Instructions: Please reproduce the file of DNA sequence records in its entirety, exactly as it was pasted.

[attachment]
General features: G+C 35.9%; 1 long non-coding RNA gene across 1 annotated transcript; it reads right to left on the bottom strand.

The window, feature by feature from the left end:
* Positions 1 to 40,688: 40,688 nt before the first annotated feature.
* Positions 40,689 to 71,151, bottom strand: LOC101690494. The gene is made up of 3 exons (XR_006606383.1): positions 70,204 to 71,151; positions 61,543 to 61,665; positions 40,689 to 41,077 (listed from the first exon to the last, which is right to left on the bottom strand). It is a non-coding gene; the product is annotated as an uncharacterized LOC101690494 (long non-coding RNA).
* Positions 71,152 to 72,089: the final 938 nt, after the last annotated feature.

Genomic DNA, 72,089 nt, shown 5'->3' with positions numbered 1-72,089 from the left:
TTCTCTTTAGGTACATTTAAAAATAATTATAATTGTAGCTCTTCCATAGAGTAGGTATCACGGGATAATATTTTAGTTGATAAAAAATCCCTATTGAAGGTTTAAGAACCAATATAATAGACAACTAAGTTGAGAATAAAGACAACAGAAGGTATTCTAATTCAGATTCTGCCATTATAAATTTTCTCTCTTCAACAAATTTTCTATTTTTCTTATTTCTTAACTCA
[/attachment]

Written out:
General features: G+C 35.9%; 1 long non-coding RNA gene across 1 annotated transcript; it reads right to left on the bottom strand.

The window, feature by feature from the left end:
* Positions 1 to 40,688: 40,688 nt before the first annotated feature.
* Positions 40,689 to 71,151, bottom strand: LOC101690494. The gene is made up of 3 exons (XR_006606383.1): positions 70,204 to 71,151; positions 61,543 to 61,665; positions 40,689 to 41,077 (listed from the first exon to the last, which is right to left on the bottom strand). It is a non-coding gene; the product is annotated as an uncharacterized LOC101690494 (long non-coding RNA).
* Positions 71,152 to 72,089: the final 938 nt, after the last annotated feature.

Genomic DNA, 72,089 nt, shown 5'->3' with positions numbered 1-72,089 from the left:
TTCTCTTTAGGTACATTTAAAAATAATTATAATTGTAGCTCTTCCATAGAGTAGGTATCACGGGATAATATTTTAGTTGATAAAAAATCCCTATTGAAGGTTTAAGAACCAATATAATAGACAACTAAGTTGAGAATAAAGACAACAGAAGGTATTCTAATTCAGATTCTGCCATTATAAATTTTCTCTCTTCAACAAATTTTCTATTTTTCTTATTTCTTAACTCA